After the project has been deployed to WebSphere, the deployment tool will provide a Successful indicator to you (or a warning/error message if necessary) letting you know the status of the deployment:

Additionally, WebSphere will log the deployment process to the Console view if you want to examine it for any reason. The important line of the log to notice is the last line stating:

Application started: <Your application name>

5.2 Automatic Deployment

Now, assuming you don't want to manage your project deployments yourself or your server running state, and just let MyEclipse Blue handle all of that for you, you can use Automatic deployment.

Automatic deployment works by using two new Run As or Debug As menu items that exist in the context menu for a project; it is called MyEclipse Server Application:

When you click that menu item, MyEclipse will then prompt you to select the application server you want to run your project on:

After selecting the server, MyEclipse will automatically deploy your application in Exploded mode to that application server, then (re)start that server for you.

If you open the deployment tool or focus the Servers view, you'll notice the application server you ran your project on now has a deployment registered with it and in the application server Console view (WebSphere in this case) you'll likely see log messages reflecting the application server status and the new deployment that was automatically sent to it:

An important thing to remeber is that projects deployed this way are exactly the same as any other project. To remove the deployment you can use the Servers view or the deployment tool directly as noted above with Traditional Deployments; these are no different to manage.


6. Running & Debugging a Project

Above we covered in Section 4 how to Run, Stop and Restart your WebSphere server. In this section we are going to cover how to point your web browser at your deployed project to run it and then how to debug a JSP (debugging classes, Servlets, Beans, etc. are all done in exactly the same manner).

After deploying your project (either Traditionally or Automatically) to WebSphere, you can open launch the application by using the "Open in Browser" action that is available from the context-menu on deployment web projects or web modules (if they are a part of an EAR) in the Servers View:

This action saves you from having to remember the URL for your application that usually takes the form below:
http://<hostname>:<default port>/<web context root for project>

But with Blue Edition you don't have to remember what port or hostname your Websphere server is running on, and by using the "Open in Browser" action the correct URL will be opened in the MyEclipse Web Browser automatically.

Now that you have successfully loaded up your project in the browser you are ready to start debugging it.

In this particular project, there is a simple scriplet in the index.jsp file that we can use to debug, it occurs on line 22 of the file. What we do to debug that file, and that scriplet, is to double-click in the gutter of the editor on the far left to set a breakpoint marker. You can also right-click and Toggle Breakpoints on that area if you prefer:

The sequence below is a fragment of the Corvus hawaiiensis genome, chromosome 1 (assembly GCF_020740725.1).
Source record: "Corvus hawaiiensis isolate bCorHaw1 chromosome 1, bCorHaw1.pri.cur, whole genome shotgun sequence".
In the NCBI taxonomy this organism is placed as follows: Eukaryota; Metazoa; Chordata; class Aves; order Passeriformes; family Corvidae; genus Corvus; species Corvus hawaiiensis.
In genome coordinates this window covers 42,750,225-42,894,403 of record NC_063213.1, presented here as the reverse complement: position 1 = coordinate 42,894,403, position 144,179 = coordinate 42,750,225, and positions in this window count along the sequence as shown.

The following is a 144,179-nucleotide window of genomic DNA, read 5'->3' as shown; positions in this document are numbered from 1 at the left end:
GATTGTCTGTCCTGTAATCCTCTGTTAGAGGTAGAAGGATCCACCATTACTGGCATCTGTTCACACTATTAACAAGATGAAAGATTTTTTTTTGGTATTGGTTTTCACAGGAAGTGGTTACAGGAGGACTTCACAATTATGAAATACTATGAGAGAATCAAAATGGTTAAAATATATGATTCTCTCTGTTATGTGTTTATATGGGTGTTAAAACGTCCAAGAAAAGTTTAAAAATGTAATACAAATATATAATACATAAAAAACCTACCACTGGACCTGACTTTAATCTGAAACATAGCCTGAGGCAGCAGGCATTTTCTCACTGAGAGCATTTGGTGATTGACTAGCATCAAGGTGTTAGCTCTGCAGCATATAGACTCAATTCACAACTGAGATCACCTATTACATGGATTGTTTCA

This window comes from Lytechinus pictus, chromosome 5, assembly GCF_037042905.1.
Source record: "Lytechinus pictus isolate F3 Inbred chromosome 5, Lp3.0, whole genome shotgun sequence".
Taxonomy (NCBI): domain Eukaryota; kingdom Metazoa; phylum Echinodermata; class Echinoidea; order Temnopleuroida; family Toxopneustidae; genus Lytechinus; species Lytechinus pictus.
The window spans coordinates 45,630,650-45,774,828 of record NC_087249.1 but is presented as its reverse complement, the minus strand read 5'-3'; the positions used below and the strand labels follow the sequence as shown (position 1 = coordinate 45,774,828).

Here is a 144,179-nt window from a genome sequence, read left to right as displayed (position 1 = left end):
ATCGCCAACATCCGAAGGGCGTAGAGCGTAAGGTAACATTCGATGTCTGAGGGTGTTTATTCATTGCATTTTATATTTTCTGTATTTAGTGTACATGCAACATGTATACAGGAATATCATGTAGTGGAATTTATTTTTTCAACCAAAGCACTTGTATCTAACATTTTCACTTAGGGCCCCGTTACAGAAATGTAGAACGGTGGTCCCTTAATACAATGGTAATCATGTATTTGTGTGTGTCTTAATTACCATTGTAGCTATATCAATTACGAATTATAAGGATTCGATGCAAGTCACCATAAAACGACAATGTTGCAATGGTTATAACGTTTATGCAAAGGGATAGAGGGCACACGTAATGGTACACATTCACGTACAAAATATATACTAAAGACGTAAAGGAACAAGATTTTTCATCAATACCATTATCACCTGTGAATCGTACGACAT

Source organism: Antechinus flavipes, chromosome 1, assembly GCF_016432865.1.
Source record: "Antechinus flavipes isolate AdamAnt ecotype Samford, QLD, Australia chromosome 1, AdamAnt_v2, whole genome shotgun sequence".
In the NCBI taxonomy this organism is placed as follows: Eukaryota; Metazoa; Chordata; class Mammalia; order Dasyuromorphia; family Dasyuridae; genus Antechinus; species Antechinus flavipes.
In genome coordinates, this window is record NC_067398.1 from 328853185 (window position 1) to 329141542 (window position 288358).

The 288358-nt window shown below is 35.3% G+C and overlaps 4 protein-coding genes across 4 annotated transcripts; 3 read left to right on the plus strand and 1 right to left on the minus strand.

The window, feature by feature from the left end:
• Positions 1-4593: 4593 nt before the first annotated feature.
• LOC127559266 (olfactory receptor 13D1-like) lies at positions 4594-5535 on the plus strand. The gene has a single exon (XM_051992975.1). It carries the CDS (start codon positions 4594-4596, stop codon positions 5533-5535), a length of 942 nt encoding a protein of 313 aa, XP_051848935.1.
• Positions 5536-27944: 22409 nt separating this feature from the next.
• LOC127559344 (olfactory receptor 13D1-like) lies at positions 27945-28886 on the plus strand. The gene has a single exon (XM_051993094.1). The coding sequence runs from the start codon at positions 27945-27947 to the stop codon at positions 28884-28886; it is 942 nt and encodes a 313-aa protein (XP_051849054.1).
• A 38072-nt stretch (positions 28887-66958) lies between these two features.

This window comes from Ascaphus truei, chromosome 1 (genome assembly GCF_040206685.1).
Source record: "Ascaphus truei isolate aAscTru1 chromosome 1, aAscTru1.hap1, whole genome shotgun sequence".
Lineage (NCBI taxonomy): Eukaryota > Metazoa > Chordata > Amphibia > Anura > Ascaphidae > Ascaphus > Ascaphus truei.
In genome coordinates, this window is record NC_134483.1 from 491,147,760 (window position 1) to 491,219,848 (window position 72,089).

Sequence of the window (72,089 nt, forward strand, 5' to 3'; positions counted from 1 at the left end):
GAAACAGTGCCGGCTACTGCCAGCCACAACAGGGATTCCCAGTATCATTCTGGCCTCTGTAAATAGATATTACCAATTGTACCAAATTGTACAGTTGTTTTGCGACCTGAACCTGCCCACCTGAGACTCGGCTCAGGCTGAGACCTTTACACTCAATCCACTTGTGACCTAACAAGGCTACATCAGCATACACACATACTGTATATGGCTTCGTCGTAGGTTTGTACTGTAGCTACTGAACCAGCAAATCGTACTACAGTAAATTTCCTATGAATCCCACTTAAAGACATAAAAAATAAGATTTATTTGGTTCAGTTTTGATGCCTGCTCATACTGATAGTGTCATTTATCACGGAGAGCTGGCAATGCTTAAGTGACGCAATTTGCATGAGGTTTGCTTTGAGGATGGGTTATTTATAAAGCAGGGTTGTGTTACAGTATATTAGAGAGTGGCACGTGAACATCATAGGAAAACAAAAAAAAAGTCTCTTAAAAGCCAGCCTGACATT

Once the breakpoint is set, all you have to do is switch back to the Web Browser View and click the refresh button to get the page to reload and have MyEclipse Blue hit the breakpoint and load the debugger automatically for you:

When the debugger is loaded we can step through our application, step into bean code, inspect our threads, inspect variables and any other debugging operation you would expect to find in a debugger.

While this example debugs a scriplet in a JSP page, debugging class files (servlets, beans, POJOs, etc.) works in exactly the same manner. You simply set your breakpoint of where you want the debugger to stop then excercise your application in such a manner that the breakpoint will get hit.

TIP: If you are unable to get the debugger to load when you set breakpoints, check the Servers view and make sure you started the server in Debug mode and not Run mode. That is a common mistake.


7. Undeploying a Project

Undeploying a project that has been either deployed in a Traditional manner or Automatically is quick, easy and can be done from either the deployment tool (toolbar) or from the Servers view.

Removing a deployment (undeploying) from the Servers view requires that you first select the deployment you want to remove, then click the "X" icon to remove the deployment:

To remove a deployment using the deployment tool, you open the deployment tool from the toolbar, select the deployment you want to remove, and click the Remove button:

Using either of these methods will result in MyEclipse Blue presenting you with the undeployment dialog as it automatically shuts down and uninstalls the project from your WebSphere instance. Then as a last step MyEclipse deletes the deployment from the server all together:

WebSphere will log these activities to the Console view and any problems that you need to investigate:


8. Resources

In this section we want to provide you with additional links to resources that supplement the topics covered in this tutorial. While this is not an exhaustive list, we do make an effort to point to the more popular links that should provide you with diverse, high-quality information.



9. Feedback

We would like to hear from you! If you liked this tutorial, have suggestions or even some corrections for us please let us know. We track all user feedback about our learning material in our Documentation Forum.  Please be sure to let us know which piece of MyEclipse material you are commenting on so we can quickly pinpoint any issues that arise.